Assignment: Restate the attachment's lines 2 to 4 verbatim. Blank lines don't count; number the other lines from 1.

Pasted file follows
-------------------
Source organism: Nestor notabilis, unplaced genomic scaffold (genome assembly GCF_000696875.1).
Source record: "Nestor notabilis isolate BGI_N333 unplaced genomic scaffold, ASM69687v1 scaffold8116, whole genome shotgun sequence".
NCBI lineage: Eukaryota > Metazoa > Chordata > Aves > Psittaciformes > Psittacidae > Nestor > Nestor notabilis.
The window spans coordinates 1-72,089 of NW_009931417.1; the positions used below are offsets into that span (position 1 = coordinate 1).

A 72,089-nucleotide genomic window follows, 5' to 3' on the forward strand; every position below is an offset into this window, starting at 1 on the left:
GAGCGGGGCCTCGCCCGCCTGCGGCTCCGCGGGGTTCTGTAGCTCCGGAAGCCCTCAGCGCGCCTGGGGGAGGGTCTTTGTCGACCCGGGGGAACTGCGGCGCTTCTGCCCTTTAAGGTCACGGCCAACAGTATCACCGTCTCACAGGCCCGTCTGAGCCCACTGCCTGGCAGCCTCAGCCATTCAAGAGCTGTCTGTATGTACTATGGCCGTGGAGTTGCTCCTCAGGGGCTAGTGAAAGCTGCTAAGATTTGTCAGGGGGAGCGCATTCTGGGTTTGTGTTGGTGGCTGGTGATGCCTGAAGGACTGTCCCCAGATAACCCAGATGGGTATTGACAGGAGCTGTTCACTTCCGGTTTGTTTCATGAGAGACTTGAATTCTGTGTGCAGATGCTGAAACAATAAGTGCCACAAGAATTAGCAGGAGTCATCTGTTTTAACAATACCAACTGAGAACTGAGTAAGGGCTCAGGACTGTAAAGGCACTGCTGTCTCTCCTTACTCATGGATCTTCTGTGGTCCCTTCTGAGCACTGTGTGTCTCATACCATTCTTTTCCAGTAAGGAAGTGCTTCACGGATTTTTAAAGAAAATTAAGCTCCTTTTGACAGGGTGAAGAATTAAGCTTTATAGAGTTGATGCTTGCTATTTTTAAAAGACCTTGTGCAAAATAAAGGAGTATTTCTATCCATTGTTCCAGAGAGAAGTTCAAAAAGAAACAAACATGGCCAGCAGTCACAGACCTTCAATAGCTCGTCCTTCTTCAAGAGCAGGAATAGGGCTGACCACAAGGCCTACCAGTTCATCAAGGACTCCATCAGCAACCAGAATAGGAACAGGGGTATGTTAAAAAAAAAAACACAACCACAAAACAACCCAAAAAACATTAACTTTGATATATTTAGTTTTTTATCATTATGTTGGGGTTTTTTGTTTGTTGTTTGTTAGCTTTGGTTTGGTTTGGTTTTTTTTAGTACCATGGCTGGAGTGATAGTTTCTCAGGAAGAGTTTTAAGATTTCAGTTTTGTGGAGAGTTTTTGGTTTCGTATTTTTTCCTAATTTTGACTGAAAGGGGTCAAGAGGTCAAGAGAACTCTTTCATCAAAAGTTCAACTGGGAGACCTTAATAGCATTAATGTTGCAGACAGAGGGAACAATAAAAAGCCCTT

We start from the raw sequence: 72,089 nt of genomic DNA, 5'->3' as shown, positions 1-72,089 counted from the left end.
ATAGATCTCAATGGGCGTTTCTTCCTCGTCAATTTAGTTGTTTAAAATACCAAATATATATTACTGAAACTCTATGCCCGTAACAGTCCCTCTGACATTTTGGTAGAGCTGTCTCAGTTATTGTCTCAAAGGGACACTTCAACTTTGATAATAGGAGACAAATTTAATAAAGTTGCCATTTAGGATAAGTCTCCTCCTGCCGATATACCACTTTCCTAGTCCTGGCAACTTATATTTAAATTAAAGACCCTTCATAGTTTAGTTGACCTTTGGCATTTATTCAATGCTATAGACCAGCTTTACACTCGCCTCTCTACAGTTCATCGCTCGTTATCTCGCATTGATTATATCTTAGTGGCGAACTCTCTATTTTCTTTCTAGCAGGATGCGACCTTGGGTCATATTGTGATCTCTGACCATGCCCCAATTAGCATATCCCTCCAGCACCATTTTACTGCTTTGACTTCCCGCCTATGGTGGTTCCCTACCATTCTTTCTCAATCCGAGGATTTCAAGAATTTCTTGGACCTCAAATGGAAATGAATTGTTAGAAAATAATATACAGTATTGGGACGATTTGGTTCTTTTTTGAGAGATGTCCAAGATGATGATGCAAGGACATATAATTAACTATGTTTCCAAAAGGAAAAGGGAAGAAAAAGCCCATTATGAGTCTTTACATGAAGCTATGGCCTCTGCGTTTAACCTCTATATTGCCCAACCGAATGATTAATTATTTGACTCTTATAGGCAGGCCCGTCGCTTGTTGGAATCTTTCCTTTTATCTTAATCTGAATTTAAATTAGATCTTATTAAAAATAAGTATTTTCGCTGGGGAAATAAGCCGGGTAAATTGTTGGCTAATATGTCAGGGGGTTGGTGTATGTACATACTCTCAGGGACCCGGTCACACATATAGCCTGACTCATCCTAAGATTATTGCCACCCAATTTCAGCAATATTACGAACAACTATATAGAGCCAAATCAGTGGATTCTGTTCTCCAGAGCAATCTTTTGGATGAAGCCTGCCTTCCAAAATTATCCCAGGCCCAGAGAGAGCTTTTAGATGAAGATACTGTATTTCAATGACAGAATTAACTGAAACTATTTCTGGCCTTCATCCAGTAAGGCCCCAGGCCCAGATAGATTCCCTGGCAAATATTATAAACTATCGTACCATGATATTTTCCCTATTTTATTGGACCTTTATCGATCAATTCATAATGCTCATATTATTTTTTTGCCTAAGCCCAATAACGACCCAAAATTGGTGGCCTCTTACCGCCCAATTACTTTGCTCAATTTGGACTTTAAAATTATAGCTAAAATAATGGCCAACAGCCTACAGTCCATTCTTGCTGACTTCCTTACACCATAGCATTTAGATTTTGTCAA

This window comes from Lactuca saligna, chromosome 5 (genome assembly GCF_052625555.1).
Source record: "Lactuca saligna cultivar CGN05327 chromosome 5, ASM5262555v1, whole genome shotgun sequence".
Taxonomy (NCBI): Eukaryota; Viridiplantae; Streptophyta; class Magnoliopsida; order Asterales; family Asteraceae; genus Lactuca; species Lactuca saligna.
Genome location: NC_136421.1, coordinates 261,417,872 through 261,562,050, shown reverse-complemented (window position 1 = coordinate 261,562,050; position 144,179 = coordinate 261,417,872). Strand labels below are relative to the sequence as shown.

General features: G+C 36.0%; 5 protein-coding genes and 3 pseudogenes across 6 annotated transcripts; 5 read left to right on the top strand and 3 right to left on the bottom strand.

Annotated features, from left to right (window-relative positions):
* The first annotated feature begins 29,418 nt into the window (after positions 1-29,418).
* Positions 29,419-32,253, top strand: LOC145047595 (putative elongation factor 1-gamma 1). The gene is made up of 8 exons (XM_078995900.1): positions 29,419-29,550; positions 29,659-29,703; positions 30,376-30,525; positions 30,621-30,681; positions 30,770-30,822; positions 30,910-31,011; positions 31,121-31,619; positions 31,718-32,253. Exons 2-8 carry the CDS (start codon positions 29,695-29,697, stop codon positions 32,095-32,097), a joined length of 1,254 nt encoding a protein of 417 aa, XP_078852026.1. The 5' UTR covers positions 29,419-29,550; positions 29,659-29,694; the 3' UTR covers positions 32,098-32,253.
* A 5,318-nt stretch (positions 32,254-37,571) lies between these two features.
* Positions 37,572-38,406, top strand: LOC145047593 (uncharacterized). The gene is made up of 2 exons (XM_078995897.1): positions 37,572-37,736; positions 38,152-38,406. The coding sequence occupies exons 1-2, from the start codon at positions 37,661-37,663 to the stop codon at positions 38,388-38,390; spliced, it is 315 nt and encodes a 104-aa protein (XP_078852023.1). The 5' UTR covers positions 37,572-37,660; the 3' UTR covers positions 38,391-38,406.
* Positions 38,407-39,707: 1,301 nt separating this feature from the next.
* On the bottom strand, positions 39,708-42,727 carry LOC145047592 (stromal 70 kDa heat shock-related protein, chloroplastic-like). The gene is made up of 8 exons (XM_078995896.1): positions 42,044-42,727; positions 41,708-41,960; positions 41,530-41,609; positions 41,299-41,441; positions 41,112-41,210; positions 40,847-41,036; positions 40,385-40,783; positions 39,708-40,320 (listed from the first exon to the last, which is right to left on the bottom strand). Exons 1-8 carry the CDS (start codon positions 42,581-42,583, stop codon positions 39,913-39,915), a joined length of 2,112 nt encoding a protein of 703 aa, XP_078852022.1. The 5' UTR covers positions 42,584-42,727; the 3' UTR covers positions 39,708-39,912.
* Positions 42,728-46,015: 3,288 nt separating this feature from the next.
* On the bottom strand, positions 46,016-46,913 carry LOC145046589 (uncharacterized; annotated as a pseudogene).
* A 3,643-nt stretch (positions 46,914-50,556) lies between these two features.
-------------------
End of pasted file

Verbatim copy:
Source record: "Nestor notabilis isolate BGI_N333 unplaced genomic scaffold, ASM69687v1 scaffold8116, whole genome shotgun sequence".
NCBI lineage: Eukaryota > Metazoa > Chordata > Aves > Psittaciformes > Psittacidae > Nestor > Nestor notabilis.
The window spans coordinates 1-72,089 of NW_009931417.1; the positions used below are offsets into that span (position 1 = coordinate 1).